| ATLANTA, March 4
ATLANTA, March 4 A Georgia measure that would
legalize use of a liquid, non-intoxicating form of marijuana for
patients with severe seizure disorders has been passed by the
state House of Representatives with wide support.
Lawmakers approved the legislation on Monday in a 171-4
bipartisan vote, and the bill, which would limit availability of
medical marijuana to a handful of research facilities, now goes
to the state Senate for consideration.
The measure's sponsor, Republican Representative Allen
Peake, said he had become interested in the issue after learning
about a constituent's 4-year-old daughter, who suffers from a
"This really was a human story," Peake said in an interview
on Tuesday. "I couldn't be more proud of my colleagues for the
courageous vote they cast."
Medical marijuana in various forms is legal in 20 states.
Florida, Alabama, Kentucky, Tennessee and at least six others
are considering legalizing it, according to Washington-based
pro-marijuana group NORML.
If the Georgia medical marijuana bill becomes law, patients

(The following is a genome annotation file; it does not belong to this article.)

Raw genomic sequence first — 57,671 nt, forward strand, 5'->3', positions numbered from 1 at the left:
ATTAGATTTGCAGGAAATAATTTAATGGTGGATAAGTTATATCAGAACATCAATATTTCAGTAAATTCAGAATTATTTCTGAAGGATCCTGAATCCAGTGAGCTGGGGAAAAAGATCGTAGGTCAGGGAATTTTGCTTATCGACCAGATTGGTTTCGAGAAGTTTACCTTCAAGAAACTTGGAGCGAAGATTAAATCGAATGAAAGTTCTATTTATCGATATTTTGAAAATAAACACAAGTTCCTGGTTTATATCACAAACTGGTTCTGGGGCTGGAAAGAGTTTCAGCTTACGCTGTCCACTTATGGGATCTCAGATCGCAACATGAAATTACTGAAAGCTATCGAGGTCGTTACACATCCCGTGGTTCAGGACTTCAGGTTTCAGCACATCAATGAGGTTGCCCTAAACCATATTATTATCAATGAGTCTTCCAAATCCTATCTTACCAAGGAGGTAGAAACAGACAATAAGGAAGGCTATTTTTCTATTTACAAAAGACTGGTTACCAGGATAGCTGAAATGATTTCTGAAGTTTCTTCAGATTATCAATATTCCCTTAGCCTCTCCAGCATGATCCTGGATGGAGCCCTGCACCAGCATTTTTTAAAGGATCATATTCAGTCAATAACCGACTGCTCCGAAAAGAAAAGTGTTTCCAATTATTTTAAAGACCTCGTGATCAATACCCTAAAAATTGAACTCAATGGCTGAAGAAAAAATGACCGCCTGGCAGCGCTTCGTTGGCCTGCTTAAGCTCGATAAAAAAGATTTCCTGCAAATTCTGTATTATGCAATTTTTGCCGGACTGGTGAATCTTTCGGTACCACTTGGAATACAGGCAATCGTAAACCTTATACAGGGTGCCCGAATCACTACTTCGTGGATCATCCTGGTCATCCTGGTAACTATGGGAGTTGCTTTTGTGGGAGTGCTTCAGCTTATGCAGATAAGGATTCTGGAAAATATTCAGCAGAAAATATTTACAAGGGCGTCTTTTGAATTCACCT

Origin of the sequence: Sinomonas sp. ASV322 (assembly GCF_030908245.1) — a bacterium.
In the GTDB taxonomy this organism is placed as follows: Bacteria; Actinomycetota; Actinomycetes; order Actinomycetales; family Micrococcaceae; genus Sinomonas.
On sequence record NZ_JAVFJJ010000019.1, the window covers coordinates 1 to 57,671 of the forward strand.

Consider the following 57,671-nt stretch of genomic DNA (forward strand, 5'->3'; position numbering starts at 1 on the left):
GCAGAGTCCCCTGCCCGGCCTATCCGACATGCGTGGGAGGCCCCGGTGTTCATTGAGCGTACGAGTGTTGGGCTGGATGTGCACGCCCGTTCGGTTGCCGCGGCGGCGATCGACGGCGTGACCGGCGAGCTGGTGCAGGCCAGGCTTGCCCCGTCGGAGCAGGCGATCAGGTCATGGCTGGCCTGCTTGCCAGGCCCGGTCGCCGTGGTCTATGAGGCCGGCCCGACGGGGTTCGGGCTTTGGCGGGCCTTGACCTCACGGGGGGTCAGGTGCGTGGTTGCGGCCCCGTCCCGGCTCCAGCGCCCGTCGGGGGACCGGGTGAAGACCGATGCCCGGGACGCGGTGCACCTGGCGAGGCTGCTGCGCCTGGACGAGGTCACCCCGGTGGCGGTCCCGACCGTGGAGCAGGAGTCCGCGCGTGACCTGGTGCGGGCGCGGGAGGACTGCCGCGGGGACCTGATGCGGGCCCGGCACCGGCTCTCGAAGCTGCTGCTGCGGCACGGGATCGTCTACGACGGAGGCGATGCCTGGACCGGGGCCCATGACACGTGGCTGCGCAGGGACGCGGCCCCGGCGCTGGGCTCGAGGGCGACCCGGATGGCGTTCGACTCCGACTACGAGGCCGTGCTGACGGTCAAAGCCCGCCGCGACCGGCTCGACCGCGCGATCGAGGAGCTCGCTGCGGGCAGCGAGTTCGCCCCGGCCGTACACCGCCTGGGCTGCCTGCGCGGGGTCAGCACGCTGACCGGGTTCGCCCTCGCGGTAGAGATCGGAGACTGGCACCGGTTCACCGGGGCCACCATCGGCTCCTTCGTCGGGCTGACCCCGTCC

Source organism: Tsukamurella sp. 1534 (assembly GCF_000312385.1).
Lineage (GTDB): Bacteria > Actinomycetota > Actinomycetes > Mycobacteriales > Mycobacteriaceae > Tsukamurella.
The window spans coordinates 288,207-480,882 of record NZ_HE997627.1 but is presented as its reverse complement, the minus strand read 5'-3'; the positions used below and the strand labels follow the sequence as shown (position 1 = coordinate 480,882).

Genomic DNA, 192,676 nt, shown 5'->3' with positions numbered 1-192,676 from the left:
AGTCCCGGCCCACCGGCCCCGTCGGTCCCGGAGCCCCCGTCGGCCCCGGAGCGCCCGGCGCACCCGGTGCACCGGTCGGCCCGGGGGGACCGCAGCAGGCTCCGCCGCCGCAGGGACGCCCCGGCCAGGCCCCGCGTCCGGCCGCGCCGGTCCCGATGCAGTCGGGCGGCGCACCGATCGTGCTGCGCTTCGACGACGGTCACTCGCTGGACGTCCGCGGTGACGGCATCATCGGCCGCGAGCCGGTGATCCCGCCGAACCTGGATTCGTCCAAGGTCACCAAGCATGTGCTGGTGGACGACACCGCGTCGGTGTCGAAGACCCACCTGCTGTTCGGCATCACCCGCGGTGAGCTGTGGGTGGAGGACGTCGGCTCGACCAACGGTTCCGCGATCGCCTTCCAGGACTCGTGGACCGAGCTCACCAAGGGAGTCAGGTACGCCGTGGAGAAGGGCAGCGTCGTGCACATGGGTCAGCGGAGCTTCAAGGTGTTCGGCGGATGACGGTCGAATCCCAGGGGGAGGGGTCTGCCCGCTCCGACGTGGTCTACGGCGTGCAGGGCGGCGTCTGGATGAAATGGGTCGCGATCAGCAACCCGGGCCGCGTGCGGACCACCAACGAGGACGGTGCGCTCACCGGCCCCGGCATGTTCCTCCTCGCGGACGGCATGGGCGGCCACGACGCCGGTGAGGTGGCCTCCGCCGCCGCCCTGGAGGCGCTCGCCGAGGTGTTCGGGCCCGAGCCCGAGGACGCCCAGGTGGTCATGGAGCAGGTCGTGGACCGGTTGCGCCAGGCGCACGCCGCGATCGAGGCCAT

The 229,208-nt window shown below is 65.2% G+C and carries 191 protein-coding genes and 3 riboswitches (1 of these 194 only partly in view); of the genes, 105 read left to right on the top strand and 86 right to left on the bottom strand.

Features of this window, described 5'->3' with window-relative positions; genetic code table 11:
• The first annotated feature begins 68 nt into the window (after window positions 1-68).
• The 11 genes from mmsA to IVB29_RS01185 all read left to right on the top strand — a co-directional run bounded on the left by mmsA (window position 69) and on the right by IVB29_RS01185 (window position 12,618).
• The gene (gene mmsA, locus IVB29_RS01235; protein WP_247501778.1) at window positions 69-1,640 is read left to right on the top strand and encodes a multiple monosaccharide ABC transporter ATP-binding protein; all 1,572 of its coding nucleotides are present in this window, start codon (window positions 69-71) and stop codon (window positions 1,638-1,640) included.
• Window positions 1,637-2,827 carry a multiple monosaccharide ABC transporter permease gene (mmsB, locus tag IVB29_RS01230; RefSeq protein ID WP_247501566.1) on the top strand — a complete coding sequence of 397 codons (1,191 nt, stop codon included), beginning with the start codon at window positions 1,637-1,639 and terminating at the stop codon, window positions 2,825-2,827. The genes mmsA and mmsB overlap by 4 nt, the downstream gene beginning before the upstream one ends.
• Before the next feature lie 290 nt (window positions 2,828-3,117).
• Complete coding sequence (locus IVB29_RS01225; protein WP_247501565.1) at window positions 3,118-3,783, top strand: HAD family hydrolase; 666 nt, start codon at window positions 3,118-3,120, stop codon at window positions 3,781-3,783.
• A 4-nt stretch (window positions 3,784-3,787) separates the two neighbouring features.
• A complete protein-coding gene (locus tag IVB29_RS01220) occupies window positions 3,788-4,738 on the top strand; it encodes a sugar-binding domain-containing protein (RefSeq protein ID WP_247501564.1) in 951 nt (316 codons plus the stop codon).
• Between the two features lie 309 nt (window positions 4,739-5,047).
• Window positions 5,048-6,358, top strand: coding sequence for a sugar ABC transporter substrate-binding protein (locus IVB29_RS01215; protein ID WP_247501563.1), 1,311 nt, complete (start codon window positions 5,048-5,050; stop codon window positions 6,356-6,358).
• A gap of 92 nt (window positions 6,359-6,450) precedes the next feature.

would only be able to obtain the drug from five university
research centers in the state, Peake said.
Georgia law already allows these medical research facilities
to dispense marijuana to cancer and glaucoma patients, although
a state board has never been authorized to administer the
program, according to Peake. His legislation would activate the
board and include seizure disorders in the program.
In Alabama, a bill called Carly's law, initiated to help a
toddler with violent seizures, was filed in the first days of
the legislative session that convened on Jan. 14.
The measure, which is still in committee review, also makes
it legal to possess a prescribed medical-grade extract known as
cannabidiol, or CBD, which is not intoxicating.
Florida lawmakers also are considering legalizing CBD, which
has shown promising results for controlling seizures.
The strain is low in tetrahydrocannabinol, or THC, the
psychoactive compound that gives users the feeling of being
high. The product has no value to traditional marijuana
consumers and comes as an oil.
(Editing by Colleen Jenkins and Lisa Von Ahn)